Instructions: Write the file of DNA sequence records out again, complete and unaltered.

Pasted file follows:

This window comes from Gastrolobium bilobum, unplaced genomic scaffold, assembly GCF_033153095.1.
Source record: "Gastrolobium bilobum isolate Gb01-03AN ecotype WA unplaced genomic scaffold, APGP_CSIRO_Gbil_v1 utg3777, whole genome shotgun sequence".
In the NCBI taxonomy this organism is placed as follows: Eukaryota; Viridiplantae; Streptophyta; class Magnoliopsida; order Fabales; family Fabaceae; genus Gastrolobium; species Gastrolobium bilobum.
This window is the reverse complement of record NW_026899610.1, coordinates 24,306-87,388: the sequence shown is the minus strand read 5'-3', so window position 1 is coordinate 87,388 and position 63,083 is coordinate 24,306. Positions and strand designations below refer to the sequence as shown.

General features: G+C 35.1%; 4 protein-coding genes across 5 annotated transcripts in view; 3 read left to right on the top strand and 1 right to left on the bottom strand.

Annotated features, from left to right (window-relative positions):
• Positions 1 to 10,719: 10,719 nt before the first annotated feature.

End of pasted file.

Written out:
This window comes from Gastrolobium bilobum, unplaced genomic scaffold, assembly GCF_033153095.1.
Source record: "Gastrolobium bilobum isolate Gb01-03AN ecotype WA unplaced genomic scaffold, APGP_CSIRO_Gbil_v1 utg3777, whole genome shotgun sequence".
In the NCBI taxonomy this organism is placed as follows: Eukaryota; Viridiplantae; Streptophyta; class Magnoliopsida; order Fabales; family Fabaceae; genus Gastrolobium; species Gastrolobium bilobum.
This window is the reverse complement of record NW_026899610.1, coordinates 24,306-87,388: the sequence shown is the minus strand read 5'-3', so window position 1 is coordinate 87,388 and position 63,083 is coordinate 24,306. Positions and strand designations below refer to the sequence as shown.

General features: G+C 35.1%; 4 protein-coding genes across 5 annotated transcripts in view; 3 read left to right on the top strand and 1 right to left on the bottom strand.

Annotated features, from left to right (window-relative positions):
• Positions 1 to 10,719: 10,719 nt before the first annotated feature.